Raab Acquires Abraham Lincoln’s Great Letter to the Women of the Civil War Praising “our gallant and suffering troops”

The letter, from 1864 and valued at $120,000, was addressed to a group of women raising money for sick and wounded soldiers, and was sold by them for the-then remarkable sum of $100.

The Raab Collection, the nation’s leader in important historical documents, announced today that it has acquired a famous and powerful historical letter signed by Abraham Lincoln. The then-president donated this letter and its message to a team of women who were raising money for sick and wounded soldiers. The letter is valued at $120,000 and has until now been in a private New York City collection. It originally sold in 1864 for $100.  You can learn more and read the full background of the letter.

The Raab Collection has handled many of the most important historical documents to reach the market and worked with the families of famous Americans in the sale and preservation of their family treasures, among them Neil Armstrong, Thomas Jefferson, Ulysses S. Grant, William Henry Harrison, and Ronald Reagan. Nathan Raab is the author of the noted book, The Hunt for History (Scribner, March 2020). He is also a contributor to Forbes.com.

The letter:

President Lincoln wrote from Washington, March 2, 1864, “To the New-England Kitchen, connected with the Brooklyn Sanitary Fair”. “It is represented to me that my autograph, appended to this little note, may somewhat augment, through the means you are so patriotically employing, the contributions for the benefit of our gallant and suffering soldiers, and for such an object I am glad to give it. Yours, truly, A. Lincoln.” As the “Abraham Lincoln Quarterly” wrote, by their very preservation after 150 years, these mementos “indicate the importance of the Sanitary Fairs in the life of the Union, and Lincoln’s devotion to the amelioration of personal suffering.”

The United States Sanitary Commission cared for the Union’s sick and wounded soldiers and promoted clean and healthy conditions and army camps. It held fairs in certain large cities around the country, mainly in 1863-4, to raise funds for its activities. These large-scale fairs were mainly run by women who wanted to do their part, and were social events that combined entertainment, education, and philanthropy. Lincoln was intensely interested in this branch of civilian service, and his personal assistance to benefit these fairs is well known, as he contributed documents and signatures, and on rarer occasions letters, to be sold or auctioned at the fairs.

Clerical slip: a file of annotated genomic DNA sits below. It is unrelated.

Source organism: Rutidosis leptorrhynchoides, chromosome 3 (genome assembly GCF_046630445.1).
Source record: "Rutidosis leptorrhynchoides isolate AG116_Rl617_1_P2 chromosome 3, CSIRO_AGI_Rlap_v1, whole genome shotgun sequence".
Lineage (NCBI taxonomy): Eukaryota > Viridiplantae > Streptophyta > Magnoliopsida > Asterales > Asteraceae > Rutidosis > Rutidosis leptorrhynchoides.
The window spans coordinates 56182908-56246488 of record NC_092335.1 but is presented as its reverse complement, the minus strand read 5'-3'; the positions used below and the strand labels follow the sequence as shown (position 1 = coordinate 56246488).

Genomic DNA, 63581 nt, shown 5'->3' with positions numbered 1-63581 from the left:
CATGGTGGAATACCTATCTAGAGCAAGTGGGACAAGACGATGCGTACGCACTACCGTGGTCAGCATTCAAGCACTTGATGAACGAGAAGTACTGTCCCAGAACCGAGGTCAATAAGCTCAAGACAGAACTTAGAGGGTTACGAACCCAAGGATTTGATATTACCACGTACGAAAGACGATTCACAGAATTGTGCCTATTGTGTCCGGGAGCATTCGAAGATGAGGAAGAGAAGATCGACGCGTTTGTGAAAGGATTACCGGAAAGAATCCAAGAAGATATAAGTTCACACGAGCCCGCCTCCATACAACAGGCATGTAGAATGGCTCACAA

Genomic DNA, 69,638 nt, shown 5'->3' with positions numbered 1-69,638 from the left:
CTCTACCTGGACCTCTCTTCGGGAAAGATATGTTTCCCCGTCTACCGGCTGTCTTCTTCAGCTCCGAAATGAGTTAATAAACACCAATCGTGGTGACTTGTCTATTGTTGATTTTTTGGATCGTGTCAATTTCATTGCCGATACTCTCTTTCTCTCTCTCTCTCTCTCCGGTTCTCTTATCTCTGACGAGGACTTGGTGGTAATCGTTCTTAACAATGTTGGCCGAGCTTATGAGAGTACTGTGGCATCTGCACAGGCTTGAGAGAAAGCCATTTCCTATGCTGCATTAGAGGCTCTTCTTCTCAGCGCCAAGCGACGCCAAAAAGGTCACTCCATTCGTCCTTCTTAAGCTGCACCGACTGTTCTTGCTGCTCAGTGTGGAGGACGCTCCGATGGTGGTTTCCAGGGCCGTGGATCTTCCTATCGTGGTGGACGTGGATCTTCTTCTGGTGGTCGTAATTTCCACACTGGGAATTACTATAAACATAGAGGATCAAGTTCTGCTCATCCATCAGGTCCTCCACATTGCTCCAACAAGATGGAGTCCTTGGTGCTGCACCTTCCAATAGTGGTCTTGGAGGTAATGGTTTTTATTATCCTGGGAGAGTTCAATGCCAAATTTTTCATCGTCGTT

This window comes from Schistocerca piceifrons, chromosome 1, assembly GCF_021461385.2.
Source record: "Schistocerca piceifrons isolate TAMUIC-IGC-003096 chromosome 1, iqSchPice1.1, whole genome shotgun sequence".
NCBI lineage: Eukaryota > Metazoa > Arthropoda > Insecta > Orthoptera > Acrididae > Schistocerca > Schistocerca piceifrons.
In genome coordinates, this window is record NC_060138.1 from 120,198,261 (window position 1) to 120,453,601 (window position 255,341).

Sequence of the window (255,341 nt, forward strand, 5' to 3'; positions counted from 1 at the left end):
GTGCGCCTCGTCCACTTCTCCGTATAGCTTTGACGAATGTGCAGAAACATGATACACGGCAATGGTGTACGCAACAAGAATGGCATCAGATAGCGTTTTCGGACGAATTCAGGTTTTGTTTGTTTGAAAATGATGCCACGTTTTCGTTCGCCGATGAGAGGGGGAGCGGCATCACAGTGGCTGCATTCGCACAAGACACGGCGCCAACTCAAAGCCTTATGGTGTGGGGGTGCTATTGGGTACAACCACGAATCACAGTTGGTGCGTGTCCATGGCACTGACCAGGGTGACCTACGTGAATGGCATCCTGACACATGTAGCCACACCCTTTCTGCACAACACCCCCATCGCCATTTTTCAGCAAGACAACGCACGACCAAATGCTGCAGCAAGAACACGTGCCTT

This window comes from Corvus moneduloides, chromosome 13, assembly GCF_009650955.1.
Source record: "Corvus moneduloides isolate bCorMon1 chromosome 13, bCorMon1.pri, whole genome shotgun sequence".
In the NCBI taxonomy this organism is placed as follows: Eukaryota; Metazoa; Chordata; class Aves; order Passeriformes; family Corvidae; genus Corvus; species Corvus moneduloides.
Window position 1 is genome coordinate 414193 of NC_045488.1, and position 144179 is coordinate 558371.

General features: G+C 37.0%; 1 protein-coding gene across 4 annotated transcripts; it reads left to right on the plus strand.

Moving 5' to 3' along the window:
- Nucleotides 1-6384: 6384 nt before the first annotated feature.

At the Brooklyn Sanitary Fair in 1864, one of the attractions was the “New England Kitchen.” Women dressed in colonial costumes and demonstrated the kinds of activities done by women at the time of the American Revolution in 1776. The New England Kitchen determined to approach President Lincoln about providing a memento that it could sell as part of its activities. The daily newspaper published during the Fair, in the issue of March 5, 1864, printed the following notice: “It appears that the President of the United States has kindly shown an active interest in our Fair. Rev. Mr. Woodruff, of the Hanson Place M.E. Church in this city, during an interview with President Lincoln on Wednesday, obtained an autograph letter to the New England Kitchen, which was handsomely announced yesterday at the dinner- table of the Kitchen, by Mr. Murray, and instantly sold for one hundred dollars to C. H. Mallory, Esq., of Mystic Bridge Connecticut.

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